The Principality of Asturias is home to many of the most renowned mountains in Vuelta a España history. Hugh Carthy conquered the revered Alto del Angliru last year, whilst Lagos de Covadonga is one of the most prominent Vuelta climbs. This year, the ominous Alto del Gamoniteiro makes its debut at La Vuelta and the riders will tackle its searing percentages in the queen stage of the race.
Primož Roglič won stage 17 after following Egan Bernal's attack on Collada Llomena. The Slovenian is in control of the red jersey, with more than two minutes to Enric Mas in second place.
Stage 18 profile
Stage 18 is 163km in length, but the first 44km take place on predominantly false flat terrain. If the breakaway doesn't form early on, the Puerto de San Lorenzo gives the climbers a suitable platform to escape. The first category climb is 9.9km in length and averages 8.6%. This is the final day in the high mountains, so competition to join the breakaway will be fierce. Ten points are handed to the first rider to the summit, so KOM contenders Romain Bardet and Damiano Caruso are likely to come to the fore.
Puerto de San Lorenzo profile
The following descent sends the riders to the intermediate sprint in Bárzana. This sits at the foot of the next first category climb — the Alto de la Cobertoria, which averages 8.6% over 7.9km.
The next 25km are flat. This phase of the race could be crucial in deciding whether the breakaway or the peloton win the stage. The second category Altu la Segá o del Cordal begins with 30km remaining. Bonus seconds are handed to the first three riders at the top of the climb, which could encourage attacks from GC contenders if the breakaway has been caught. A steep, 6km descent sends the riders directly to the foot of the final climb.
The inaugural ascent of the Alto del Gamoniteiro will undoubtedly have substantial consequences.
Alto del Gamoniteiro profile
The climb averages a leg-sapping 9.8% over 14.6km. The first 1.5km average closer to 7.4%, and the climb plateaus briefly after 9km to around 3%. Other than that, the Gamoniteiro averages between 10% and 14% throughout. Some sections are steeper still, with the final metres prior to the finish line reaching a discombobulating 17%.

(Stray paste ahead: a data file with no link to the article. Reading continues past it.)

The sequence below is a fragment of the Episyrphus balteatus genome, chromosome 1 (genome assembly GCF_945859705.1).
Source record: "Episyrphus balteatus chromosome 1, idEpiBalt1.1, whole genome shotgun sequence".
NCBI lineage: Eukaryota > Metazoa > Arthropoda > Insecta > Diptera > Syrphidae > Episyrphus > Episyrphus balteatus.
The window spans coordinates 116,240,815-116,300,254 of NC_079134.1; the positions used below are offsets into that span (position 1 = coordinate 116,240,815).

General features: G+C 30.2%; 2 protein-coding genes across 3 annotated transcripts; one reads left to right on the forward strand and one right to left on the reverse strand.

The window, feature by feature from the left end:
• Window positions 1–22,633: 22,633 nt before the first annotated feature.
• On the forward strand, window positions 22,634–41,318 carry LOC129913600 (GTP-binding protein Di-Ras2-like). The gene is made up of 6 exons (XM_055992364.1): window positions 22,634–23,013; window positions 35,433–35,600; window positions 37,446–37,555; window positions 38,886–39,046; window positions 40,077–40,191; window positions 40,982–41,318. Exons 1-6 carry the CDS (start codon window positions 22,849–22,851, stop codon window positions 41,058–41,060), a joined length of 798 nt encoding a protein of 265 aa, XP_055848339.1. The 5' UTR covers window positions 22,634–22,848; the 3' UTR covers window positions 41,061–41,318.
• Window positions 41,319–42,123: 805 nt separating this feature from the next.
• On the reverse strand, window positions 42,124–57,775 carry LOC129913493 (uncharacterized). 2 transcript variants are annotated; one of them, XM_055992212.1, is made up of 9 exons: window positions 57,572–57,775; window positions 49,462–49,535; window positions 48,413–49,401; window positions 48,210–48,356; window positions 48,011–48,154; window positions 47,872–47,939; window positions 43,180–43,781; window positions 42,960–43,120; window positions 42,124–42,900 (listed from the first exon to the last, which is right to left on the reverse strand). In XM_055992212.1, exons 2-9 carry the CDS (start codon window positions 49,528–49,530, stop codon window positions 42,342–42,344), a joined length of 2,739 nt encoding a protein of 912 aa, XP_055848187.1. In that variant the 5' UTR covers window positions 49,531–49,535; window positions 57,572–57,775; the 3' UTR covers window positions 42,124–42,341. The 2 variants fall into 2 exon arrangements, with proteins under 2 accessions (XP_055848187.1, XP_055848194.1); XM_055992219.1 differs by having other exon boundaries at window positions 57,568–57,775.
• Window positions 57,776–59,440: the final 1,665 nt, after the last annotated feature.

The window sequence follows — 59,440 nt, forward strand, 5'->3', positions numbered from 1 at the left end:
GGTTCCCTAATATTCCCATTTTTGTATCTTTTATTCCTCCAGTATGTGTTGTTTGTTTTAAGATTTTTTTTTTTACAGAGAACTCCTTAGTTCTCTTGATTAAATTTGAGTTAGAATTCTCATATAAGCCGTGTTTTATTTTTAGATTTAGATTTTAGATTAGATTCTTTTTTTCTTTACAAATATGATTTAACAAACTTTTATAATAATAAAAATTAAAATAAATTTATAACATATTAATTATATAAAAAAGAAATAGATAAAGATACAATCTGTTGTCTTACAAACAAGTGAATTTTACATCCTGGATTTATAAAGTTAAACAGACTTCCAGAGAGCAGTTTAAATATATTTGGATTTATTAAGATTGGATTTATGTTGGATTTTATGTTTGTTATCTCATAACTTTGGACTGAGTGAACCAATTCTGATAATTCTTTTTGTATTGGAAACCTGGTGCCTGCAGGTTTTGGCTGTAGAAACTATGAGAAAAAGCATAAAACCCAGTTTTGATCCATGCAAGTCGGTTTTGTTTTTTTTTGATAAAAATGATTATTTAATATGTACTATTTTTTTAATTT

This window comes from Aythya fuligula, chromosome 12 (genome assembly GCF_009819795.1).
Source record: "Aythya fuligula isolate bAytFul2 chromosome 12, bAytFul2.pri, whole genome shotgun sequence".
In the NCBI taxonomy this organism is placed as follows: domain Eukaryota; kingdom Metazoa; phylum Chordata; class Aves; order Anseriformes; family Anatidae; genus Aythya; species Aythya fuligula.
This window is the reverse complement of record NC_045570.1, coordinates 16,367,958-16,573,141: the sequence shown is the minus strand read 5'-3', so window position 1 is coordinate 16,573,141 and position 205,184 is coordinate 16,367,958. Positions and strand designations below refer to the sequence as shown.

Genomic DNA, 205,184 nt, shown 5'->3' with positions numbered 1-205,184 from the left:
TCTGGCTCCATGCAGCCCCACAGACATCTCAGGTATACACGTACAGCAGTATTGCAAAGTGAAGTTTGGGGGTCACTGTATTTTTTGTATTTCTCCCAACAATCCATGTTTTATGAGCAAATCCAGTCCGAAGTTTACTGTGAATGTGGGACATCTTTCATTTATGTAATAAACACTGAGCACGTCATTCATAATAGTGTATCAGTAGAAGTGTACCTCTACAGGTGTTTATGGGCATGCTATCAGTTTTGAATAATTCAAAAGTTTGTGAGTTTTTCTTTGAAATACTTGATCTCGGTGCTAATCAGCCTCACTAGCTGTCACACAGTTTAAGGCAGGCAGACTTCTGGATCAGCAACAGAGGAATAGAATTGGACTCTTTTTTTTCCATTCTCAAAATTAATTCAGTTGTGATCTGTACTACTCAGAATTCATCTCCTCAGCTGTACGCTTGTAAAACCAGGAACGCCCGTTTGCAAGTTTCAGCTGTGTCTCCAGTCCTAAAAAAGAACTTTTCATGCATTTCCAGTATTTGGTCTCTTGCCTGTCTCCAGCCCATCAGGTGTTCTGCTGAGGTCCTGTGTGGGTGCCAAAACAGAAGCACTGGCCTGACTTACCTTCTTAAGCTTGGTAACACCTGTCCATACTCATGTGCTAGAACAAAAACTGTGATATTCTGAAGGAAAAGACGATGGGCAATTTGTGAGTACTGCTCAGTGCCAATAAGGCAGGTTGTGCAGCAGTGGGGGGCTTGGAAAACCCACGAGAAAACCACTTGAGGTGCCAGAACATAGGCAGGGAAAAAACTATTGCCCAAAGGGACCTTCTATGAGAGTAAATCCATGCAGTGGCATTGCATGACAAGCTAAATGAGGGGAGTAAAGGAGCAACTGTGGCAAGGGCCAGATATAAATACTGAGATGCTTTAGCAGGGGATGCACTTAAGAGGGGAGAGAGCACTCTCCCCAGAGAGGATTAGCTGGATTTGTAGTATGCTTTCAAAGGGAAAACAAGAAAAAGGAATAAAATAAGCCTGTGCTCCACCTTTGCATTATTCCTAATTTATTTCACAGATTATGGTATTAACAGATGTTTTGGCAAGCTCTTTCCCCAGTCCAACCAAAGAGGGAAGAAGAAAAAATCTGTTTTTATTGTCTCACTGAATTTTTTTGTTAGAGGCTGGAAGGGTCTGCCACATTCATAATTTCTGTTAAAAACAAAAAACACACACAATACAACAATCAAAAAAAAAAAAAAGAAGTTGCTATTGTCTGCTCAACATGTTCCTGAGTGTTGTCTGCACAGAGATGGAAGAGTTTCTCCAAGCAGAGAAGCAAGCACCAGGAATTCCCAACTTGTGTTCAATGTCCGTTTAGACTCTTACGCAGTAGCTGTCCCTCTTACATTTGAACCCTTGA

The Alto del Gamoniteiro is the Cima Alberto Fernández, the highest point of the Vuelta a España. The riders will finish at 1,770 metres above sea level after climbing almost 5,000 metres throughout the stage.
For the GC protagonists, this is the best chance remaining to move up the standings. Those having a bad day will suffer terminal damage to their GC chances.
Primož Roglič and Enric Mas (Image credit: Gonzalo Arroyo Moreno/Getty Images)
To this point, Primož Roglič has been faultless across the opening 17 stages. He has never lost major time in the mountains, and after dominating on Lagos de Covadonga, he is in command. With a 34km time trial approaching, he can be confident of gaining another considerable chunk of time on his rivals. He already has three stage wins in the bag, but will he hunt a fourth? If Roglič is content with a trio of stages, Jumbo-Visma may set a pedestrian tempo in the peloton, which would give the breakaway a great chance.
Movistar are best positioned to challenge Roglič. Enric Mas and Miguel Ángel López have trailed Roglič closely since the race began in Burgos. This is the final chance in the high mountains for Movistar to use their numbers to disrupt Roglič. If they are aiming for red, they must shake things up before the final time trial, and this is their best chance. Attacking before Alto del Gamoniteiro would be highly risky, but a high-risk strategy has a chance of reward, as Roglič recently proved.
Egan Bernal and Adam Yates remain in contention, but if the Ineos Grenadiers are to challenge for red or even jump onto the podium, they must be aggressive here. Egan Bernal tried a long-range attack on stage 17, but he couldn't sustain his effort until the line. Perhaps it is Yates' turn? Jack Haig is also in contention for a spot on the final podium.
The breakaway has a chance at winning the stage, particularly if a group of ten or more riders go clear early. Romain Bardet, Damiano Caruso and Rafal Majka are duking it out for the KOM jersey. With 45 points available over the four categorised peaks, including 20 at the finish on the Alto del Gamoniteiro, all of the aforementioned trio are likely to be on the offensive.
Michael Storer, Chris Hamilton, Wout Poels and Mark Padun are some of the riders who may support their KOM-chasing teammates in the breakaway, where they’d also have a chance at stage victory.
Trek-Segafredo’s Vuelta a Espana shifted when Giulio Ciccone crashed and subsequently abandoned on stage 16. The Italian was six minutes down in the GC before he failed to finish. Without the Italian, the likes of Juan Pedro López and Gianluca Brambilla will be free to attack the race. Expect to see Trek-Segafredo represented up the road.
Keep an eye on Pavel Sivakov, Geoffrey Bouchard, Clément Champoussin, Mikel Landa, Ion Izagirre and Fabio Aru too.
Cover image: Gonzalo Arroyo Moreno/Getty Images